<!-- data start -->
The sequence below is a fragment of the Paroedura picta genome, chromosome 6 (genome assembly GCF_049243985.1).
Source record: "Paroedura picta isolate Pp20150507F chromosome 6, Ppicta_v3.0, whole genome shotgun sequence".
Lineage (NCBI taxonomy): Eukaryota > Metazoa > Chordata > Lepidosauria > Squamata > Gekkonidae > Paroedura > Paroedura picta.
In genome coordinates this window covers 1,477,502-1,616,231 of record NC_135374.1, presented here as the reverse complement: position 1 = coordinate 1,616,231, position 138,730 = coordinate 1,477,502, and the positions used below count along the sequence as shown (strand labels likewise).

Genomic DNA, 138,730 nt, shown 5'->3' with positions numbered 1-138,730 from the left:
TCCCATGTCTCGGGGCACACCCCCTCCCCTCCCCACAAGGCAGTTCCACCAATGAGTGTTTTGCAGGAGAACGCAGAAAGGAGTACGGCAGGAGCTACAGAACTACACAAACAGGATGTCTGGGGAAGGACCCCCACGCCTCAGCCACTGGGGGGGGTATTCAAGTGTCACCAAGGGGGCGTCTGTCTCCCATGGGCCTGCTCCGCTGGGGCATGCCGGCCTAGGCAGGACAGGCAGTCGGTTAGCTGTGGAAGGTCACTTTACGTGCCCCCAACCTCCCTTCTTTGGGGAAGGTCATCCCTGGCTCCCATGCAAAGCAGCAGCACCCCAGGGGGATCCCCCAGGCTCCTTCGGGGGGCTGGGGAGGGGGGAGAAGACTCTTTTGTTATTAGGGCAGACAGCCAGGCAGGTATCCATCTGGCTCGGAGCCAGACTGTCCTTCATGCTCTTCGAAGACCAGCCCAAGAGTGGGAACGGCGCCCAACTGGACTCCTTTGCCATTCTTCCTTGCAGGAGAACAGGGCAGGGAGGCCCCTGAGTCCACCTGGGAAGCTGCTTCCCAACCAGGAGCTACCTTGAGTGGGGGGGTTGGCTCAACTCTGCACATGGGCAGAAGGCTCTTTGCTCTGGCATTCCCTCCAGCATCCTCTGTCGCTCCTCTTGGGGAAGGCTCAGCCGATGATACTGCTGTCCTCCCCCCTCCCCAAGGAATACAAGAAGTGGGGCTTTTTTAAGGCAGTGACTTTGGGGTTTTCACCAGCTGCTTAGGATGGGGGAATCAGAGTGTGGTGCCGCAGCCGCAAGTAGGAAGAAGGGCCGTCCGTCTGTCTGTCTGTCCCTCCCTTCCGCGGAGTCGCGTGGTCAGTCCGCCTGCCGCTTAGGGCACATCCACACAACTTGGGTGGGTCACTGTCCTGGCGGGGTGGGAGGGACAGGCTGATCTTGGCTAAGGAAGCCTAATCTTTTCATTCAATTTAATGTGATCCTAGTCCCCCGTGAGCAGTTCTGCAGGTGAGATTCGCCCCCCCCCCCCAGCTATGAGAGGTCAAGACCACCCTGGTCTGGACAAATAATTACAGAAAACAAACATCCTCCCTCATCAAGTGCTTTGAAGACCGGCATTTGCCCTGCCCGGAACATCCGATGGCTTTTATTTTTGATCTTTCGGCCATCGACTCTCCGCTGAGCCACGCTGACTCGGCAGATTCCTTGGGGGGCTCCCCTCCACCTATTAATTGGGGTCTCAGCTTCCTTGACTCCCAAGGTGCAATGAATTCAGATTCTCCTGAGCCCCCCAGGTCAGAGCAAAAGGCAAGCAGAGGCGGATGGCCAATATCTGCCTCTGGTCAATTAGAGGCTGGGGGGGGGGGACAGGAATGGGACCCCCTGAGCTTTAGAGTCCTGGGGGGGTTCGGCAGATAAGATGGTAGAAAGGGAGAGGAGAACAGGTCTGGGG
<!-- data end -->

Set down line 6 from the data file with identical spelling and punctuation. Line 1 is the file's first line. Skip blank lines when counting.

TCCCATGTCTCGGGGCACACCCCCTCCCCTCCCCACAAGGCAGTTCCACCAATGAGTGTTTTGCAGGAGAACGCAGAAAGGAGTACGGCAGGAGCTACAGAACTACACAAACAGGATGTCTGGGGAAGGACCCCCACGCCTCAGCCACTGGGGGGGGTATTCAAGTGTCACCAAGGGGGCGTCTGTCTCCCATGGGCCTGCTCCGCTGGGGCATGCCGGCCTAGGCAGGACAGGCAGTCGGTTAGCTGTGGAAGGTCACTTTACGTGCCCCCAACCTCCCTTCTTTGGGGAAGGTCATCCCTGGCTCCCATGCAAAGCAGCAGCACCCCAGGGGGATCCCCCAGGCTCCTTCGGGGGGCTGGGGAGGGGGGAGAAGACTCTTTTGTTATTAGGGCAGACAGCCAGGCAGGTATCCATCTGGCTCGGAGCCAGACTGTCCTTCATGCTCTTCGAAGACCAGCCCAAGAGTGGGAACGGCGCCCAACTGGACTCCTTTGCCATTCTTCCTTGCAGGAGAACAGGGCAGGGAGGCCCCTGAGTCCACCTGGGAAGCTGCTTCCCAACCAGGAGCTACCTTGAGTGGGGGGGTTGGCTCAACTCTGCACATGGGCAGAAGGCTCTTTGCTCTGGCATTCCCTCCAGCATCCTCTGTCGCTCCTCTTGGGGAAGGCTCAGCCGATGATACTGCTGTCCTCCCCCCTCCCCAAGGAATACAAGAAGTGGGGCTTTTTTAAGGCAGTGACTTTGGGGTTTTCACCAGCTGCTTAGGATGGGGGAATCAGAGTGTGGTGCCGCAGCCGCAAGTAGGAAGAAGGGCCGTCCGTCTGTCTGTCTGTCCCTCCCTTCCGCGGAGTCGCGTGGTCAGTCCGCCTGCCGCTTAGGGCACATCCACACAACTTGGGTGGGTCACTGTCCTGGCGGGGTGGGAGGGACAGGCTGATCTTGGCTAAGGAAGCCTAATCTTTTCATTCAATTTAATGTGATCCTAGTCCCCCGTGAGCAGTTCTGCAGGTGAGATTCGCCCCCCCCCCCCAGCTATGAGAGGTCAAGACCACCCTGGTCTGGACAAATAATTACAGAAAACAAACATCCTCCCTCATCAAGTGCTTTGAAGACCGGCATTTGCCCTGCCCGGAACATCCGATGGCTTTTATTTTTGATCTTTCGGCCATCGACTCTCCGCTGAGCCACGCTGACTCGGCAGATTCCTTGGGGGGCTCCCCTCCACCTATTAATTGGGGTCTCAGCTTCCTTGACTCCCAAGGTGCAATGAATTCAGATTCTCCTGAGCCCCCCAGGTCAGAGCAAAAGGCAAGCAGAGGCGGATGGCCAATATCTGCCTCTGGTCAATTAGAGGCTGGGGGGGGGGGACAGGAATGGGACCCCCTGAGCTTTAGAGTCCTGGGGGGGTTCGGCAGATAAGATGGTAGAAAGGGAGAGGAGAACAGGTCTGGGG